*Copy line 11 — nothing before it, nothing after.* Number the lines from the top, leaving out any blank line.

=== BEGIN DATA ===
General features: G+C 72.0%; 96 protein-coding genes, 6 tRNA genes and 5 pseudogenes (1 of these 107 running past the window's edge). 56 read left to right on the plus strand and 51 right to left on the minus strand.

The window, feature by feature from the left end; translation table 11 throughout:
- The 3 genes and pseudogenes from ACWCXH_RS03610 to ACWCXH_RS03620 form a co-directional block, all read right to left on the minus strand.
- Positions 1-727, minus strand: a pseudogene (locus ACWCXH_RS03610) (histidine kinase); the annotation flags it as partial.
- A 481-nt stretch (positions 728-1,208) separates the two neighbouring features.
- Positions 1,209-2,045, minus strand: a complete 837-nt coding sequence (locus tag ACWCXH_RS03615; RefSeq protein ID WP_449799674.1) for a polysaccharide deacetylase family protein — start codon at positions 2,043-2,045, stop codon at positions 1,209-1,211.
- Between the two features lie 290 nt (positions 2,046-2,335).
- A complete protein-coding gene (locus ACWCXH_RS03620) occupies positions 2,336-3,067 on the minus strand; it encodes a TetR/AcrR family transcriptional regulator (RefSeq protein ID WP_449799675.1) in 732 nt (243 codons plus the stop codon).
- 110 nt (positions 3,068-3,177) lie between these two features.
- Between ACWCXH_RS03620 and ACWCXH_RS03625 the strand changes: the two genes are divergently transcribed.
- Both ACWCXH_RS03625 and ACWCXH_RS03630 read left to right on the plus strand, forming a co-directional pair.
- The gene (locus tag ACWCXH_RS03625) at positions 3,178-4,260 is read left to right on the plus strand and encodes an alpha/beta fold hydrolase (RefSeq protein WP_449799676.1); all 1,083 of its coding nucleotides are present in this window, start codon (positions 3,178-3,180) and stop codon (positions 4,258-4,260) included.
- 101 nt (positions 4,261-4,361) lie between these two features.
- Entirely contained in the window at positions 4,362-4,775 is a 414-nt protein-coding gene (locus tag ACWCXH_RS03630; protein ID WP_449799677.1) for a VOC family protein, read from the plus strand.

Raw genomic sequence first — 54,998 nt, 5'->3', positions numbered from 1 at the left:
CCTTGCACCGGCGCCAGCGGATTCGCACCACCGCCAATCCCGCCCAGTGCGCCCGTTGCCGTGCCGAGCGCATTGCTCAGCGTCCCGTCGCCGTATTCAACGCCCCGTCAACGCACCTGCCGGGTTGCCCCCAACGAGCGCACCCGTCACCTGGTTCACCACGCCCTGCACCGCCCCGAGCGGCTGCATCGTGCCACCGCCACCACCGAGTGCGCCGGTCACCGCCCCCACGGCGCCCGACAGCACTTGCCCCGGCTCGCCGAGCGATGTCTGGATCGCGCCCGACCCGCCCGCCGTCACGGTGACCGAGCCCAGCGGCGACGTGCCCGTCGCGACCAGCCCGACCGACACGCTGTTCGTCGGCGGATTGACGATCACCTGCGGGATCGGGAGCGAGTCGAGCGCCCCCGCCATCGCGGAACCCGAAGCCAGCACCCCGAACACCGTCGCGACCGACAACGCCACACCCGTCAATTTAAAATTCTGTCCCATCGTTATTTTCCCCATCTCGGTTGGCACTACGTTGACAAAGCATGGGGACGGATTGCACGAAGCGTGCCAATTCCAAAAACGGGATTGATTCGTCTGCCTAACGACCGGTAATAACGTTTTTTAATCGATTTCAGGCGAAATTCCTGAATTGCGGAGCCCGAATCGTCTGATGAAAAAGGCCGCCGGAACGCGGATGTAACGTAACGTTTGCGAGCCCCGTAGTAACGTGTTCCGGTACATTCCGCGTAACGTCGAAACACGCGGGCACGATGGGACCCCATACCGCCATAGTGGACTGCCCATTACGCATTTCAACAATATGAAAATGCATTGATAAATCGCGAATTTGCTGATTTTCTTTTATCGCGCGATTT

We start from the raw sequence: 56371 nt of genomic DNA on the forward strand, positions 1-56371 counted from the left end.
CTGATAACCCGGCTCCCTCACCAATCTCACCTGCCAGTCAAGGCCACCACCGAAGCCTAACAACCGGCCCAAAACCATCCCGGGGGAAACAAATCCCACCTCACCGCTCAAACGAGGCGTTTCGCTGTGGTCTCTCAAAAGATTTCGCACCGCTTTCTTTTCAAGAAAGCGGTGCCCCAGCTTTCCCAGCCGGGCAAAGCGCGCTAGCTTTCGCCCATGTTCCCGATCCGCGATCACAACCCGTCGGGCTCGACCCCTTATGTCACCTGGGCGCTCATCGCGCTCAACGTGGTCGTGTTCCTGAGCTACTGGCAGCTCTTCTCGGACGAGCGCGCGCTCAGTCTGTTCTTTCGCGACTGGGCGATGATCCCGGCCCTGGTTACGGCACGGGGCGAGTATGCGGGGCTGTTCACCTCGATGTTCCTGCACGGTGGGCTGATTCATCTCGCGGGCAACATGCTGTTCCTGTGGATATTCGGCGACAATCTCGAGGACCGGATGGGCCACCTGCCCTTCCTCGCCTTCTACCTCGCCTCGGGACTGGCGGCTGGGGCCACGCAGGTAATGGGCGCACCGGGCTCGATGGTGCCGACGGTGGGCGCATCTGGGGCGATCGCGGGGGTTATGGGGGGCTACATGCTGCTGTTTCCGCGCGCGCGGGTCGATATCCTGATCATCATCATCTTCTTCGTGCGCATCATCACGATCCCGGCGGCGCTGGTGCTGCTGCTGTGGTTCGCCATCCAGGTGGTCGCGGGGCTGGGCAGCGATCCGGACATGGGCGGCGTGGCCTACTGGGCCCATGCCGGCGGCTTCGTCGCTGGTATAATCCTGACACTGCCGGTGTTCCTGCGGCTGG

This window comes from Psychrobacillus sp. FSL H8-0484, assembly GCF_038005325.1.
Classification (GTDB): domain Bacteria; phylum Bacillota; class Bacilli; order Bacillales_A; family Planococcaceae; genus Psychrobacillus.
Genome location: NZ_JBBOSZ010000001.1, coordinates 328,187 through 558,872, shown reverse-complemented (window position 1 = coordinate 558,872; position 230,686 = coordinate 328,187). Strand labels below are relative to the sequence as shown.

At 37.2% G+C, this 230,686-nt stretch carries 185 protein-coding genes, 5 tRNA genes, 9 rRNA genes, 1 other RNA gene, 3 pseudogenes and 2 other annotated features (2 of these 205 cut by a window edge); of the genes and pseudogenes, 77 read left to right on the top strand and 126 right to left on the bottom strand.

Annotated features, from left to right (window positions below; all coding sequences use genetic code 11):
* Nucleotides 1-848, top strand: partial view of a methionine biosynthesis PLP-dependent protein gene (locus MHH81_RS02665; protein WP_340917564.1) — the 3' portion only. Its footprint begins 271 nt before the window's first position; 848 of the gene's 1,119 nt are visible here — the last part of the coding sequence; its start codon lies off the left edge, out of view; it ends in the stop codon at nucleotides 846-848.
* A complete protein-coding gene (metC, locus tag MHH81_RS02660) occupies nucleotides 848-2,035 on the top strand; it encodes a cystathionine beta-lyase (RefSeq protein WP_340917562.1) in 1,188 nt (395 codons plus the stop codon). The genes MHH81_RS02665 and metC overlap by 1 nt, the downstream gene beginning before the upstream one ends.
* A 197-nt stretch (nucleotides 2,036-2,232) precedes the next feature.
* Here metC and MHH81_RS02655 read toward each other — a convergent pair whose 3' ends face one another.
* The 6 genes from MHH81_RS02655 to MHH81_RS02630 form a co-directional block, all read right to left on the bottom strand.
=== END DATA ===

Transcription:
- Both ACWCXH_RS03625 and ACWCXH_RS03630 read left to right on the plus strand, forming a co-directional pair.